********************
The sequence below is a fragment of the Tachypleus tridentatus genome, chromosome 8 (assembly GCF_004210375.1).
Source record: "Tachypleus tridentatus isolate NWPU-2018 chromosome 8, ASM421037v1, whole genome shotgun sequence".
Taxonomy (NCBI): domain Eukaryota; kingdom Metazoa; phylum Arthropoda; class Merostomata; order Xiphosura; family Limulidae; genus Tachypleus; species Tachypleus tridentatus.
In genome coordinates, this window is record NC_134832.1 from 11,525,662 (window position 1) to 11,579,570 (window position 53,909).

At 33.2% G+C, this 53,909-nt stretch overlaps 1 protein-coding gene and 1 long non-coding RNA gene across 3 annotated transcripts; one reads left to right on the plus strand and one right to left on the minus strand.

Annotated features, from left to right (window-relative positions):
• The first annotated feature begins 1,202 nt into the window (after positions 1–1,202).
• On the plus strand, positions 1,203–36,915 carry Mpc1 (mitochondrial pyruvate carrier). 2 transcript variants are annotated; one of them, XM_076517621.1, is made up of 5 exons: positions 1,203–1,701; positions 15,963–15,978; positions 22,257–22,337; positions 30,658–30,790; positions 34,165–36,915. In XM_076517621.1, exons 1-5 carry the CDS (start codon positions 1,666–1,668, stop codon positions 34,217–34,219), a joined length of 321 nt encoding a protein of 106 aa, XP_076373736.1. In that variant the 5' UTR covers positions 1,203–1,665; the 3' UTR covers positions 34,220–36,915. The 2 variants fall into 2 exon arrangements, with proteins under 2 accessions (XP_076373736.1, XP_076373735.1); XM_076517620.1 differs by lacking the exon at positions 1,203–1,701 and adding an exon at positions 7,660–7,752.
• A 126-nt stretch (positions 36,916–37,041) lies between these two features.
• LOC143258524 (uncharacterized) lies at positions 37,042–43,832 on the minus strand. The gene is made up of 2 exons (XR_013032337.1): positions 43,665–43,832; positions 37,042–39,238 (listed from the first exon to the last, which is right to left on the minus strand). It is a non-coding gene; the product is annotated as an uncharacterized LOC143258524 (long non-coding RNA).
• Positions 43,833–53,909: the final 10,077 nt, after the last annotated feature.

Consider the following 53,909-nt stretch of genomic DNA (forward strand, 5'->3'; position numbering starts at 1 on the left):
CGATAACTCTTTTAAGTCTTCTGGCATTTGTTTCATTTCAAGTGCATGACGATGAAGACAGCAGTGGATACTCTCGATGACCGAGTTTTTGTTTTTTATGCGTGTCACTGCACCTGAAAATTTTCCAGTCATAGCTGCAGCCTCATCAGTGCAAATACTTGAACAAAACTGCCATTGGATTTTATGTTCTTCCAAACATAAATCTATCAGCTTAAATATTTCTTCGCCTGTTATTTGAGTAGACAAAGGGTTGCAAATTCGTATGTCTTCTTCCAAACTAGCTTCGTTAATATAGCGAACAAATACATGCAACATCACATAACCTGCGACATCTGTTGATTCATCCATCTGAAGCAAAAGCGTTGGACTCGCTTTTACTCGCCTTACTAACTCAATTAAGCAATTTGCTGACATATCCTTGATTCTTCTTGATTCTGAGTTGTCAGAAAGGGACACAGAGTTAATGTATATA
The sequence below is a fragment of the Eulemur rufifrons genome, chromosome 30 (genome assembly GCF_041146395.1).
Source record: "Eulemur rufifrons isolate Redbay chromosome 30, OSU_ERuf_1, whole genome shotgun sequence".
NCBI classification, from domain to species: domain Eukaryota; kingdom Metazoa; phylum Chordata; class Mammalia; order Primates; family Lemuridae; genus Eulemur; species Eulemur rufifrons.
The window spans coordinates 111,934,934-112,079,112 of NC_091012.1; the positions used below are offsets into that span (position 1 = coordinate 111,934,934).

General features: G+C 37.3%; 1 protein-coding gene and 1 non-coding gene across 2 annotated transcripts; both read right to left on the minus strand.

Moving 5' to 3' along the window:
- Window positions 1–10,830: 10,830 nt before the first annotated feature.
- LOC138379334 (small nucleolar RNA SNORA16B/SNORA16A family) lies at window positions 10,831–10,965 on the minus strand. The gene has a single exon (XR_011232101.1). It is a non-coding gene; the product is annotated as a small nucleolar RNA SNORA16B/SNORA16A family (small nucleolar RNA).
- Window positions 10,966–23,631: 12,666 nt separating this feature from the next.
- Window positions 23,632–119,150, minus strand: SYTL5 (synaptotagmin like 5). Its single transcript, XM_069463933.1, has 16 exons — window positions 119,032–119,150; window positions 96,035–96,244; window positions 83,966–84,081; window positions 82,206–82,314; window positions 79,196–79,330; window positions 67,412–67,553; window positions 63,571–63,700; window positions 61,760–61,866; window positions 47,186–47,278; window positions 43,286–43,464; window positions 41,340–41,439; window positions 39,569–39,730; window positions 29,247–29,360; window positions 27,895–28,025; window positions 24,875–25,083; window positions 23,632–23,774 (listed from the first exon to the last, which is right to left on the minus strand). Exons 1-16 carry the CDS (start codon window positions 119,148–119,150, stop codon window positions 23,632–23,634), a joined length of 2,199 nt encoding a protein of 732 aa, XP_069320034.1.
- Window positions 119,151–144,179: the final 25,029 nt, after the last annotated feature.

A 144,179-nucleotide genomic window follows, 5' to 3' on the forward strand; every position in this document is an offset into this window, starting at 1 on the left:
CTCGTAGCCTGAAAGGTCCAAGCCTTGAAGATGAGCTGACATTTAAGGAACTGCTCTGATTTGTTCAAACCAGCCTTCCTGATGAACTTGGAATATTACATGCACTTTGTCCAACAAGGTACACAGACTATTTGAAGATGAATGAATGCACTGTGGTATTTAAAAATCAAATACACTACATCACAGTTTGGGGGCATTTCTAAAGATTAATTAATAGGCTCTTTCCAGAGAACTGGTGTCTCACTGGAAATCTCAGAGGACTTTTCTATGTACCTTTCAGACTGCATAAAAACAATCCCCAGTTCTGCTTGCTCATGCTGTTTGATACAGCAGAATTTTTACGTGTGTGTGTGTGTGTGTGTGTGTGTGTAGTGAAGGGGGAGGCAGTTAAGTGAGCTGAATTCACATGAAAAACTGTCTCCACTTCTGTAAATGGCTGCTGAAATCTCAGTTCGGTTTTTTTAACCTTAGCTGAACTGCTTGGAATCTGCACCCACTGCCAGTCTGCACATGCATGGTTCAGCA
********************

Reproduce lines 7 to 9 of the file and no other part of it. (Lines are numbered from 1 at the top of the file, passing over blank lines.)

• The first annotated feature begins 1,202 nt into the window (after positions 1–1,202).
• On the plus strand, positions 1,203–36,915 carry Mpc1 (mitochondrial pyruvate carrier). 2 transcript variants are annotated; one of them, XM_076517621.1, is made up of 5 exons: positions 1,203–1,701; positions 15,963–15,978; positions 22,257–22,337; positions 30,658–30,790; positions 34,165–36,915. In XM_076517621.1, exons 1-5 carry the CDS (start codon positions 1,666–1,668, stop codon positions 34,217–34,219), a joined length of 321 nt encoding a protein of 106 aa, XP_076373736.1. In that variant the 5' UTR covers positions 1,203–1,665; the 3' UTR covers positions 34,220–36,915. The 2 variants fall into 2 exon arrangements, with proteins under 2 accessions (XP_076373736.1, XP_076373735.1); XM_076517620.1 differs by lacking the exon at positions 1,203–1,701 and adding an exon at positions 7,660–7,752.
• A 126-nt stretch (positions 36,916–37,041) lies between these two features.